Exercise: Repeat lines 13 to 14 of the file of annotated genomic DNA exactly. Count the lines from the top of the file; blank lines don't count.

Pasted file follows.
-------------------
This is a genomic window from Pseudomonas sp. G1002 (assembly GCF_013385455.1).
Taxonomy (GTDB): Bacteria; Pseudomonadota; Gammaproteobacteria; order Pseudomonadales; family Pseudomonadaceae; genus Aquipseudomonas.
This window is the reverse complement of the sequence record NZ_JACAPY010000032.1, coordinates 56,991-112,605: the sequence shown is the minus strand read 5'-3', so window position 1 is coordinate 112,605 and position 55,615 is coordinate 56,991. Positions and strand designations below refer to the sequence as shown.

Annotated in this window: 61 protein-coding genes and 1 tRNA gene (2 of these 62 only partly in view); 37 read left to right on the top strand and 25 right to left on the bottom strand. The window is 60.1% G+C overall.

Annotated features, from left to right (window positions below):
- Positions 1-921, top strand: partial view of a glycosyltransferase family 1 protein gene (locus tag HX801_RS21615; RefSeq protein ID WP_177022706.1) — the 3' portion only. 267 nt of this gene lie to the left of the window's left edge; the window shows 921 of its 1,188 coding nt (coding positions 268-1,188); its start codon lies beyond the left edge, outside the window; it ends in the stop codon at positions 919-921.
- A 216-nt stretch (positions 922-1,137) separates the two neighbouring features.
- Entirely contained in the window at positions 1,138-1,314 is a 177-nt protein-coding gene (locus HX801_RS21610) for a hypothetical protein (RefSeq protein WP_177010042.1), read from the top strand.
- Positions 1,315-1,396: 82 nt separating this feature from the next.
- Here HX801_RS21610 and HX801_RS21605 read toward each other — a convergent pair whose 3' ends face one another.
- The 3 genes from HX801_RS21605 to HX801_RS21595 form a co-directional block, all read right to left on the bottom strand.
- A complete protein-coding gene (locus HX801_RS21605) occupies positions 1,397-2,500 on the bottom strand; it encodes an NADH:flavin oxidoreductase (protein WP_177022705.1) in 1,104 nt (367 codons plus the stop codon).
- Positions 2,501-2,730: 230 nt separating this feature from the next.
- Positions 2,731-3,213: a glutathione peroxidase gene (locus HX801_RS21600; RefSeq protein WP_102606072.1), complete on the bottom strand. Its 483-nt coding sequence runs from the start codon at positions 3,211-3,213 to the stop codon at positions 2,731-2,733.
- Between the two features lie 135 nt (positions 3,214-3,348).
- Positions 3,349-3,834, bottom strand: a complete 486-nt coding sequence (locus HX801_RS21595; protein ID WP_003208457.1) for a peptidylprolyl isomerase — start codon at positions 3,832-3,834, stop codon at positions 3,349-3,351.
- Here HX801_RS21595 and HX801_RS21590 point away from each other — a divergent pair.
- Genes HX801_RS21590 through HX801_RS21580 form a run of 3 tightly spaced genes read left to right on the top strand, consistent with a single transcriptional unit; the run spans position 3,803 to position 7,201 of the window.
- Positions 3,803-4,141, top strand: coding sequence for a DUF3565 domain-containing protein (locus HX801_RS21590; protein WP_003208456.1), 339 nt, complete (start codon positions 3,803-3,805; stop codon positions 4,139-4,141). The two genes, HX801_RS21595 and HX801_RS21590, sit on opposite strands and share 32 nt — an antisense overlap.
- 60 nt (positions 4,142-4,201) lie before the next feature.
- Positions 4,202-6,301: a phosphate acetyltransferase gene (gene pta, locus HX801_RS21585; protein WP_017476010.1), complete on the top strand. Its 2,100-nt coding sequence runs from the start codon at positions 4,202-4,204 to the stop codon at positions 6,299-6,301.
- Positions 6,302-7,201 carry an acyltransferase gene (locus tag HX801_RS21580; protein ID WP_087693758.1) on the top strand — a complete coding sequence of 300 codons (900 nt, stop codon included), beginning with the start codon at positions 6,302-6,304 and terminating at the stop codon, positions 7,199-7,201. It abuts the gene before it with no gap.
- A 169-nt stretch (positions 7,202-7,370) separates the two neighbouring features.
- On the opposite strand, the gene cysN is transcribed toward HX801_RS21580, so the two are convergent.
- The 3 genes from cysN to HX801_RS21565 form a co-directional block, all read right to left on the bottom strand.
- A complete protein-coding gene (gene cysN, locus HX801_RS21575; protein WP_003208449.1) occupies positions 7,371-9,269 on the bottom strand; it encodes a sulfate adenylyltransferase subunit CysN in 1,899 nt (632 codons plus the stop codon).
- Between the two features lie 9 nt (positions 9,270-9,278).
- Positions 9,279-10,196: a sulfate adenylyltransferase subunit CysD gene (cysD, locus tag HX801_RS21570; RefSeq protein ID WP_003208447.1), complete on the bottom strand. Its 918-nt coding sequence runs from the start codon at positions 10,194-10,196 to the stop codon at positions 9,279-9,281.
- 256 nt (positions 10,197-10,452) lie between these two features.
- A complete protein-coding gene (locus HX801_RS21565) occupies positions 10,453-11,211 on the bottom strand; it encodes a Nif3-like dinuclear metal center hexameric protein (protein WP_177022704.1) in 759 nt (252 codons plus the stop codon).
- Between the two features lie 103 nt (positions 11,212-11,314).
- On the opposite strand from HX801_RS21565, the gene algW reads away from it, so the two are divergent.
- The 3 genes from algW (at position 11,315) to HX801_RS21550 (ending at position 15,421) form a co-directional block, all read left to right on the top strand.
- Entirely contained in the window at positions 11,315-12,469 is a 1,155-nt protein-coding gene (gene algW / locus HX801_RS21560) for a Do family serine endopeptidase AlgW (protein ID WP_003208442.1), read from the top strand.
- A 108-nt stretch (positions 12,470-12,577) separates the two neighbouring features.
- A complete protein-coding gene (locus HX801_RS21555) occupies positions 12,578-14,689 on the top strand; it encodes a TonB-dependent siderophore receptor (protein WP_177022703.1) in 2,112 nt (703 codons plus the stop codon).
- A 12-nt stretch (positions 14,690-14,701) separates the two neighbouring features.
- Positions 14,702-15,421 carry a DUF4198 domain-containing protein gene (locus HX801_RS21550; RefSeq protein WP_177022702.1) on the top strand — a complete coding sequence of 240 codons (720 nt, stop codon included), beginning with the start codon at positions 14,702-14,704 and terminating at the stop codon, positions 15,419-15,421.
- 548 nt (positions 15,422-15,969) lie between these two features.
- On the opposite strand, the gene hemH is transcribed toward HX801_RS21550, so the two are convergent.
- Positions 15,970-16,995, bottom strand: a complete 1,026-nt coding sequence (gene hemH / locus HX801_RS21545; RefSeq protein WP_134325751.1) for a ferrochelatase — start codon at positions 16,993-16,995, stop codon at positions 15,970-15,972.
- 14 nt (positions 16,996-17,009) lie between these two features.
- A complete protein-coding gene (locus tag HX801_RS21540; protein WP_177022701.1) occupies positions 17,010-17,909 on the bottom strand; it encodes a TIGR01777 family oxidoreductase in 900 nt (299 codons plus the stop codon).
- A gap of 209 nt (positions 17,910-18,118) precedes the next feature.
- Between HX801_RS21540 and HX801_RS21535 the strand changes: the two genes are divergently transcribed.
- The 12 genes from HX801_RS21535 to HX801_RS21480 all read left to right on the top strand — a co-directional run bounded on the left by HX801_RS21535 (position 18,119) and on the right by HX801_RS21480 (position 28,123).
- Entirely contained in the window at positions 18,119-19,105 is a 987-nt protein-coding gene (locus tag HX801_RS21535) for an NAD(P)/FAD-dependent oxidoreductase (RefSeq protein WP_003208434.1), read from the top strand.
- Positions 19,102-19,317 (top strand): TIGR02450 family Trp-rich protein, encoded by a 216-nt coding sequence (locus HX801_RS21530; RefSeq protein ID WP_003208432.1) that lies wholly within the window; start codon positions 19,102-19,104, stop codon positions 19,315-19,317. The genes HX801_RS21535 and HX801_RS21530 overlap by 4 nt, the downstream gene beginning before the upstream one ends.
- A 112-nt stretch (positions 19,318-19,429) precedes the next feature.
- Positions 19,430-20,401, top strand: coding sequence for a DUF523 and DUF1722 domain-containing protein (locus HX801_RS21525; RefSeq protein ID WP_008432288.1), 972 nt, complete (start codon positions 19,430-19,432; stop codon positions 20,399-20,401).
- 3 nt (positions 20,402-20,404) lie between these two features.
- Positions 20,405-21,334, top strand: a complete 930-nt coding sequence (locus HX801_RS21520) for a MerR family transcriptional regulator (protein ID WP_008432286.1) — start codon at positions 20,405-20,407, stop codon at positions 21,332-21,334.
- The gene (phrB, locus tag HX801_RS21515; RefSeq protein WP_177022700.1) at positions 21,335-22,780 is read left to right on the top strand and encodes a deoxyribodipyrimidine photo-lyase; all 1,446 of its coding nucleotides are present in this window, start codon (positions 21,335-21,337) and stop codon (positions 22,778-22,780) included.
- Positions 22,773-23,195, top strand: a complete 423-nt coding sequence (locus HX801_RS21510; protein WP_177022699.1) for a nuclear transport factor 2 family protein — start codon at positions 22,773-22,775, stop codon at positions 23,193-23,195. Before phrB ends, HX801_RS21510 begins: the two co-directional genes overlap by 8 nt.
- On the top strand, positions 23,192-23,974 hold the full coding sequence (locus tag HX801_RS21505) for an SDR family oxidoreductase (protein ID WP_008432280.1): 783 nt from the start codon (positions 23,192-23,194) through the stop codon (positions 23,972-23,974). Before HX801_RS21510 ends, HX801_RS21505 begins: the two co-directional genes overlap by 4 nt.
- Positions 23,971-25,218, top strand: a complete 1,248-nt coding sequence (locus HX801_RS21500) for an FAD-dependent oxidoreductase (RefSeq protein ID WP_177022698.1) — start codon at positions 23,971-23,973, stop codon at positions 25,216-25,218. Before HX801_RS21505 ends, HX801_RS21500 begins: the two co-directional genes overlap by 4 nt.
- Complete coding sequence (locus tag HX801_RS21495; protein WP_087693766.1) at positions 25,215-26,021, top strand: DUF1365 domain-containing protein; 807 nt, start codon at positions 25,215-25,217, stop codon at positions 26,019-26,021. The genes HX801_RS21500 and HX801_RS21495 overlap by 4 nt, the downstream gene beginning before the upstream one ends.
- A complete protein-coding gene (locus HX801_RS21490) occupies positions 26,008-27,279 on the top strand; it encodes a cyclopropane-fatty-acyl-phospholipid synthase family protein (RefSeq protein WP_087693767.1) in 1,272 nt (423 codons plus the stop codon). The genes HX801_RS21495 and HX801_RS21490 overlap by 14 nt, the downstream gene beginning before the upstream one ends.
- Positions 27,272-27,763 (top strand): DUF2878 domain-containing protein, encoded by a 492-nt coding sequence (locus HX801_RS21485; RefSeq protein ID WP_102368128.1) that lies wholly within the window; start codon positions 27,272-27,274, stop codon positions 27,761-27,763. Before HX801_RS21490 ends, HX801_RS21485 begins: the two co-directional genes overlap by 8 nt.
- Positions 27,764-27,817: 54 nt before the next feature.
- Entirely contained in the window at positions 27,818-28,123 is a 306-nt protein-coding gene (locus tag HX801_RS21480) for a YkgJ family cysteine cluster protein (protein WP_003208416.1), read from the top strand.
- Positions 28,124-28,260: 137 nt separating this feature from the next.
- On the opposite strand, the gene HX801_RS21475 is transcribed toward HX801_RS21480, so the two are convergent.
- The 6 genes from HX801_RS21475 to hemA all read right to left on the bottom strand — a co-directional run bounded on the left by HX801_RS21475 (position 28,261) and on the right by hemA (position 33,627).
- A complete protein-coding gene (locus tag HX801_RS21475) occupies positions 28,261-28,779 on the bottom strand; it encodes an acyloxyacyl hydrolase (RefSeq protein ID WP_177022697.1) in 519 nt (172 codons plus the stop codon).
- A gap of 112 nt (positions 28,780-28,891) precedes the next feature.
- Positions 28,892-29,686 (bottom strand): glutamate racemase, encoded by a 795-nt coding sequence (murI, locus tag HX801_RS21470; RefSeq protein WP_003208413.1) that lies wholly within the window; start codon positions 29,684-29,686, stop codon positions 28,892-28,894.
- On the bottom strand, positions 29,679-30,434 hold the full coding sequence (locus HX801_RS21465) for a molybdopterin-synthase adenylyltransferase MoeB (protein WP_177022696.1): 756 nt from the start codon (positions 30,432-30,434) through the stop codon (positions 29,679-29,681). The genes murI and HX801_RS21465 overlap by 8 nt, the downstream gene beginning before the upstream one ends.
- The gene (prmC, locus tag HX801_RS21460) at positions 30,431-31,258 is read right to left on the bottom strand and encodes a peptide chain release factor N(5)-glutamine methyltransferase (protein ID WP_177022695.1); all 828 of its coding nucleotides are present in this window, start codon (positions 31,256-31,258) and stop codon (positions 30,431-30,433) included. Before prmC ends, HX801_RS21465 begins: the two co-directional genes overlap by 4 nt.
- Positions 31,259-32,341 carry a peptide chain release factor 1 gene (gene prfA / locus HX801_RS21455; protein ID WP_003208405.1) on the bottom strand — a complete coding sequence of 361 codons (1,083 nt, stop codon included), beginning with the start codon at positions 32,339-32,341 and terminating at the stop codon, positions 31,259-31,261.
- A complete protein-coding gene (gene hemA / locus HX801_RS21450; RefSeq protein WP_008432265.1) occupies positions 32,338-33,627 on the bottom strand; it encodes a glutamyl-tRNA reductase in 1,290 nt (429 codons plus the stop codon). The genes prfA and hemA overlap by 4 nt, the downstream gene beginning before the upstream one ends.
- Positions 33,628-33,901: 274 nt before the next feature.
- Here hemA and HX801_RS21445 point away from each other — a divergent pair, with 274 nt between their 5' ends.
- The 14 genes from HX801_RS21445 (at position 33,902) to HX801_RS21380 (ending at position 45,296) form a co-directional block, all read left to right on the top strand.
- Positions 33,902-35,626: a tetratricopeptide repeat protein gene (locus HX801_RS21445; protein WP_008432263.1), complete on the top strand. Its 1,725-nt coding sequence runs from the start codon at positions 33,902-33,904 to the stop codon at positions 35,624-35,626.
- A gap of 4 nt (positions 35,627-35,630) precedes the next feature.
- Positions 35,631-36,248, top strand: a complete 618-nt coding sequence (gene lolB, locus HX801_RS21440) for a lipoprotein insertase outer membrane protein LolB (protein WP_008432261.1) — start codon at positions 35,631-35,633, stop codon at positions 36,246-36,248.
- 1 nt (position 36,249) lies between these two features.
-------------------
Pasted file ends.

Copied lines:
- Positions 2,501-2,730: 230 nt separating this feature from the next.
- Positions 2,731-3,213: a glutathione peroxidase gene (locus HX801_RS21600; RefSeq protein WP_102606072.1), complete on the bottom strand. Its 483-nt coding sequence runs from the start codon at positions 3,211-3,213 to the stop codon at positions 2,731-2,733.